Roth IRAs for High Income Earners
When it comes to saving for retirement, making too much money means that Uncle Sam shuts the door on many of your tax breaks. Specifically, for those who want to invest in Roth IRAs, once the income limits have been reached eligibility for contributions are reduced or eliminated. Unlike Traditional IRAs that defer taxes until withdrawals are made, Roth IRAs are funded with paid up front contributions. Many opt for a Roth IRA because knowing your tax rate now, is easier than speculating what your income and tax rate will be 20 to 30 years from now.
As of 2013, the income limits for Roth IRAs based on filing status are:
Married filing Jointly or Qualifying Widower
$188,000 ($178,000 phase out begins)
Single or Head of Household
$127,000 ($112,000 phase out begins)
But guess what? A few years ago lawmakers created a loophole. Imagine that! A politician creating a loophole that everyone can use. Back in 2010, the tax laws for income limits on IRA conversions expired. Uncle Sam forgot to close the backdoor when they opened it back up. That means taxpayers who make too much can make contributions to a non-deductible IRA then convert it to a Roth IRA.
This approach first begins by opening up a non-deductible Traditional IRA with a contribution up to the current dollar limits. For 2013, those under 50 years can contribute up to $5,500, and those over 50 can contribute up to $6,500. Exceed that amount and you get to pay a nice excise tax of 6%. Your contributions are your “cost basis” in the plan. Make sure to report all non-deductible contributions on Form 8606 each year. Failure to do so, will cause the entire amount of your distributions to be taxed. In other words, your non-deductible contributions could be double taxed.
Next, make an immediate conversion to a Roth IRA. If the conversion is done right away, there shouldn’t be any taxes owed. The amount contributed was already taxed and with an immediate conversion, there aren’t any earnings. If you wait too long, any earnings from the contributions will be taxed.
The good news is if you already have an existing Roth IRA, you don’t have to open a new one. So if you opened one up prior to reaching the income limits just rollover to that account. Otherwise, a new Roth IRA account will have to be opened and rollovers can be made to that account in subsequent years.
This backdoor comes with a catch of course. According to the IRS, rollovers are a taxable event so in a conversion, the IRS considers the combined balance of all Traditional IRA accounts. This is known as the pro-rata rule. If you have balances in other existing Traditional IRA accounts that include deductible contributions and non-deductible contributions, the rollover will be taxed based on the prorated amount of non-deductible contributions to the total all of your accounts combined. Huh?!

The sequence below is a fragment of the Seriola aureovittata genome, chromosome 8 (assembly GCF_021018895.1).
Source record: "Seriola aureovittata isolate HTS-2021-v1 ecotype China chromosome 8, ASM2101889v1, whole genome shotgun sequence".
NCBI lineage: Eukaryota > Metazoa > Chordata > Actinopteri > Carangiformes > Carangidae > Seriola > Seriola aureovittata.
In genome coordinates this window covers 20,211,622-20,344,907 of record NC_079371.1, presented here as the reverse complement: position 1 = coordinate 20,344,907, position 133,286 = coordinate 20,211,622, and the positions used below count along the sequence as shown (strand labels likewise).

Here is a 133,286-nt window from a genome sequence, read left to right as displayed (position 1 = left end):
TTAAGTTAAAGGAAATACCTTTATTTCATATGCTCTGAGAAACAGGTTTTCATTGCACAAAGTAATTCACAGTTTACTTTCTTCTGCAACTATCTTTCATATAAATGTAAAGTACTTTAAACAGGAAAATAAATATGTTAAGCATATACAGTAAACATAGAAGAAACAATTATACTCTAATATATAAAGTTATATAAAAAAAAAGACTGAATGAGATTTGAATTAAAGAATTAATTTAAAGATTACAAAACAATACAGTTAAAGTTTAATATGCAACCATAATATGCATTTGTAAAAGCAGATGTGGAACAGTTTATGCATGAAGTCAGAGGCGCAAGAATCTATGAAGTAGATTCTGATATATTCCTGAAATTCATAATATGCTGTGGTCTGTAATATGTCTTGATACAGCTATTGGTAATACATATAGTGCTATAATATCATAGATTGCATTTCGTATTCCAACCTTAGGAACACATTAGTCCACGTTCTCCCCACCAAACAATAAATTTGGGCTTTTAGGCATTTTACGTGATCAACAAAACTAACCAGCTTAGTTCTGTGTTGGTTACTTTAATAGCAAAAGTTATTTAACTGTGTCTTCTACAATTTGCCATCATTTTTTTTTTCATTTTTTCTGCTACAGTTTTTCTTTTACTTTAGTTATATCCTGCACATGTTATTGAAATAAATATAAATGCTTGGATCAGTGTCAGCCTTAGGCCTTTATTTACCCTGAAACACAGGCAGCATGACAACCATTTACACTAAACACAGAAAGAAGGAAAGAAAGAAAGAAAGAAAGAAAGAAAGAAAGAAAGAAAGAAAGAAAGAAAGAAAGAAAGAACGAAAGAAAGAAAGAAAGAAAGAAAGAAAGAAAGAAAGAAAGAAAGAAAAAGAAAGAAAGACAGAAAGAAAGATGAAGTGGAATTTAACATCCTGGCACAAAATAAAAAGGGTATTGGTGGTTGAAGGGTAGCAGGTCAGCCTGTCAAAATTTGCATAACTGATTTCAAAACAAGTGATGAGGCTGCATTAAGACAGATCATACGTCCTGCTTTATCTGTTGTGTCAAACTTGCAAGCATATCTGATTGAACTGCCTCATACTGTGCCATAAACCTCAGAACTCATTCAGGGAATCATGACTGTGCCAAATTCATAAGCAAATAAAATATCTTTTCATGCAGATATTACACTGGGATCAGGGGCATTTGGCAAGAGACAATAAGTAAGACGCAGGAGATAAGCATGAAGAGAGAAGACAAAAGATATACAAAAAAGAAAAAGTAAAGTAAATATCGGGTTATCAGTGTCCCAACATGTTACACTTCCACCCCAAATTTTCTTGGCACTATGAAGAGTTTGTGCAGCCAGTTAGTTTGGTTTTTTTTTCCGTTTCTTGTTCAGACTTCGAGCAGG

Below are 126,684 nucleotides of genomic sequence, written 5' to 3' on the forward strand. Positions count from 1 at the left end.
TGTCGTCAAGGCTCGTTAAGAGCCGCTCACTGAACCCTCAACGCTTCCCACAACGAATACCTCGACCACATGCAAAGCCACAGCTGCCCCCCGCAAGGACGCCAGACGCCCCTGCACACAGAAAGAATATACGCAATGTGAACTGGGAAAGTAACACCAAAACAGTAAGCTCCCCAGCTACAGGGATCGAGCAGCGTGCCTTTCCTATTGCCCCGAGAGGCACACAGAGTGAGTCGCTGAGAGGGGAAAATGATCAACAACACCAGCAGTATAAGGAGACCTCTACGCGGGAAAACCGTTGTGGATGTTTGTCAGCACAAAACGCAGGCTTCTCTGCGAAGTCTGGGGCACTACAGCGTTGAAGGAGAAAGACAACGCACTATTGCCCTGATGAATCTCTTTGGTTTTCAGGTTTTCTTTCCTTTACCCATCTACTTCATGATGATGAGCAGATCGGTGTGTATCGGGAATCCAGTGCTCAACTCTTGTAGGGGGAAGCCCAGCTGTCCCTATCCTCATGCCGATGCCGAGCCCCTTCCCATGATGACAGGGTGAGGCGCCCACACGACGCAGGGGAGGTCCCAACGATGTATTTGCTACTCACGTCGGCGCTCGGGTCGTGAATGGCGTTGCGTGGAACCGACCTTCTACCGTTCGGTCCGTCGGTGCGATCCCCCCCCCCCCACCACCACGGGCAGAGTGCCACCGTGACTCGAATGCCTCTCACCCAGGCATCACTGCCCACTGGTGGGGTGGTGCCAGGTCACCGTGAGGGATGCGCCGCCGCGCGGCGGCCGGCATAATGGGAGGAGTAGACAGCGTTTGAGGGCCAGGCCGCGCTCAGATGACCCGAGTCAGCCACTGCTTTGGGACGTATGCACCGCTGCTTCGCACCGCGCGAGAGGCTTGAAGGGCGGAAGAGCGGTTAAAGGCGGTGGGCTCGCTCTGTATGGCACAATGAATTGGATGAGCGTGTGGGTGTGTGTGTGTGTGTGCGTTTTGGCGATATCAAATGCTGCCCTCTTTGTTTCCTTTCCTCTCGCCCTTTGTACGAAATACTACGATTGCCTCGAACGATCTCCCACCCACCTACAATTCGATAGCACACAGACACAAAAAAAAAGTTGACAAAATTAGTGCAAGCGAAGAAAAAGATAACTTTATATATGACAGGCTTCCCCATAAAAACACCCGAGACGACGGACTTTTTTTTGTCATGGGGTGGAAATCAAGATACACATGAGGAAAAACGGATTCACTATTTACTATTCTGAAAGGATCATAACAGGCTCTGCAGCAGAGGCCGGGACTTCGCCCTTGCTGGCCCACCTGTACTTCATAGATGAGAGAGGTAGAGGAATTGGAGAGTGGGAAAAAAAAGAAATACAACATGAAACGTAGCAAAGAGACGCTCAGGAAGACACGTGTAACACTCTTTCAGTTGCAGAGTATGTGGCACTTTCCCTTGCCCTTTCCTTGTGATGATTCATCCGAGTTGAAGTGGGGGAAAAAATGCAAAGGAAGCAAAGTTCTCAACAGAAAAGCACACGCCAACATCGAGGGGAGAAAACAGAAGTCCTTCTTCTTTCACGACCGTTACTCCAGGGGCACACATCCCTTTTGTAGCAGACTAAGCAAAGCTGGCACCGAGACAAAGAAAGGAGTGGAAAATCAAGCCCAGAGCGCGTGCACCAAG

Let’s say you have several Traditional IRA accounts with a total combined balance of $150,000. If $30,000 represents the total of non-deductible contributions, the prorated amount is 20%. In other words, 20% of the rollover is tax free. The remaining amount will be taxed at your current income tax rate.
Just in case you were wondering, you cannot split the deductible and non-deductible amounts. Attempting to roll over just the tax free non-deductible contributions will not work in your favor. The pro-rata rule applies to any amounts rolled over. Meaning, if you only roll over $10,000, only 20% of the rollover is tax free. You would pay taxes on $8,000 and the remaining $2,000 would be tax free. No bueno! Mostly likely that was not your original intention. So, you either roll over all accounts in the Roth IRA, or none at all.
Self-employed taxpayers or owners of S-Corps can do the same thing with a SEP, and a SEP has a $55,000 (as of 2013) contribution limit. So, not only does the Roth IRA have income limits it also has contribution limits. Self-employed people can max out a SEP and convert it to a Roth IRA and bypass both income and contribution limits. Wow!
The benefit or payback period on the tax paid today depends on your current tax bracket. Lower brackets such as 15% can see payback periods of 3-5 years and 28% might have to wait 7-9 years. After the “payback” period, the tax benefit is now in your favor.
As you can see , this approach unfortunately may not benefit everyone. For those high earners who are first time Roth IRA investors, this workaround is suited for them. For those who already have several Traditional IRA accounts opened, the balances in the accounts and years left until retirement, will determine if a conversion makes sense.
Also, we’ve seen some financial advisors make extremely bad decisions when it comes to advice given on conversions. A client of ours wanted to convert about $400,000 from a Traditional IRA to a Roth. Easy cheesy. But his financial advisor converted ALL of it in one year. So, our client suddenly jumped into the highest tax bracket with conversion- he saved at a marginal rate of 15% all his years and paid taxes at 36%. Had he spread the conversion out over a handful of years, we would have saved thousands of dollars in taxes. We were able to reclassify the conversion by October 15 and save this mess.
One more thing- check out the conversion calculator from Charles Schwab. They do an excellent job of giving you the payback period.